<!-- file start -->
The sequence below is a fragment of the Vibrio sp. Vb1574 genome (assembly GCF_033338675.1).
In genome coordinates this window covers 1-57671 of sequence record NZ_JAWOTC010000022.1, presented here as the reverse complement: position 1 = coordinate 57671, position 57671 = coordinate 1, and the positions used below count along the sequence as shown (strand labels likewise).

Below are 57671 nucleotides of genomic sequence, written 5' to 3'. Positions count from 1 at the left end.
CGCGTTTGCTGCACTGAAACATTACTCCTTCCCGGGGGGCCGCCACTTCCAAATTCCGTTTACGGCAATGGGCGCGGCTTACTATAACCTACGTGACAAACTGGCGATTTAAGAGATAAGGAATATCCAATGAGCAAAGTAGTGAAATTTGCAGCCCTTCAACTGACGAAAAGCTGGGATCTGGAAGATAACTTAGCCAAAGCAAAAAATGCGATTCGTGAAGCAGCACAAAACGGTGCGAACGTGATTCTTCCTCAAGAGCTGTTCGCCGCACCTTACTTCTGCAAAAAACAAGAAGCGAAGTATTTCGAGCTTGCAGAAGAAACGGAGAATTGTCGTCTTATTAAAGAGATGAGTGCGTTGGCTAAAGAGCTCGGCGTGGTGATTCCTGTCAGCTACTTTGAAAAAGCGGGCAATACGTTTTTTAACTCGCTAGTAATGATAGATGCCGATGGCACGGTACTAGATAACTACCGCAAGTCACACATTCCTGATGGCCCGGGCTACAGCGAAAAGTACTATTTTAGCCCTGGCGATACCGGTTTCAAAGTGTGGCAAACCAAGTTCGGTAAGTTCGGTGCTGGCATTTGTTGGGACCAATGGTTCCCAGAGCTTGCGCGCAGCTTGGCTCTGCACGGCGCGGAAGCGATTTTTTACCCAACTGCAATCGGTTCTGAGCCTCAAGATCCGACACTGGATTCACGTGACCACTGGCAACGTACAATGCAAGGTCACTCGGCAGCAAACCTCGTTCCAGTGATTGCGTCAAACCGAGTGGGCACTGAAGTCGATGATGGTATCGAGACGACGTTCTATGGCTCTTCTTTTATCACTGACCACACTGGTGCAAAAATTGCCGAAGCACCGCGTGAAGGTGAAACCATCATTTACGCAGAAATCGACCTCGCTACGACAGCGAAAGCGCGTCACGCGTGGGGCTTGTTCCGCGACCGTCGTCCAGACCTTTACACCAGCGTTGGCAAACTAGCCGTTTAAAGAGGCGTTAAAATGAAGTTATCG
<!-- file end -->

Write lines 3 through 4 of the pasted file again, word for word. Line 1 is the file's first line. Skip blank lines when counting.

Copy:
Below are 57671 nucleotides of genomic sequence, written 5' to 3'. Positions count from 1 at the left end.
CGCGTTTGCTGCACTGAAACATTACTCCTTCCCGGGGGGCCGCCACTTCCAAATTCCGTTTACGGCAATGGGCGCGGCTTACTATAACCTACGTGACAAACTGGCGATTTAAGAGATAAGGAATATCCAATGAGCAAAGTAGTGAAATTTGCAGCCCTTCAACTGACGAAAAGCTGGGATCTGGAAGATAACTTAGCCAAAGCAAAAAATGCGATTCGTGAAGCAGCACAAAACGGTGCGAACGTGATTCTTCCTCAAGAGCTGTTCGCCGCACCTTACTTCTGCAAAAAACAAGAAGCGAAGTATTTCGAGCTTGCAGAAGAAACGGAGAATTGTCGTCTTATTAAAGAGATGAGTGCGTTGGCTAAAGAGCTCGGCGTGGTGATTCCTGTCAGCTACTTTGAAAAAGCGGGCAATACGTTTTTTAACTCGCTAGTAATGATAGATGCCGATGGCACGGTACTAGATAACTACCGCAAGTCACACATTCCTGATGGCCCGGGCTACAGCGAAAAGTACTATTTTAGCCCTGGCGATACCGGTTTCAAAGTGTGGCAAACCAAGTTCGGTAAGTTCGGTGCTGGCATTTGTTGGGACCAATGGTTCCCAGAGCTTGCGCGCAGCTTGGCTCTGCACGGCGCGGAAGCGATTTTTTACCCAACTGCAATCGGTTCTGAGCCTCAAGATCCGACACTGGATTCACGTGACCACTGGCAACGTACAATGCAAGGTCACTCGGCAGCAAACCTCGTTCCAGTGATTGCGTCAAACCGAGTGGGCACTGAAGTCGATGATGGTATCGAGACGACGTTCTATGGCTCTTCTTTTATCACTGACCACACTGGTGCAAAAATTGCCGAAGCACCGCGTGAAGGTGAAACCATCATTTACGCAGAAATCGACCTCGCTACGACAGCGAAAGCGCGTCACGCGTGGGGCTTGTTCCGCGACCGTCGTCCAGACCTTTACACCAGCGTTGGCAAACTAGCCGTTTAAAGAGGCGTTAAAATGAAGTTATCG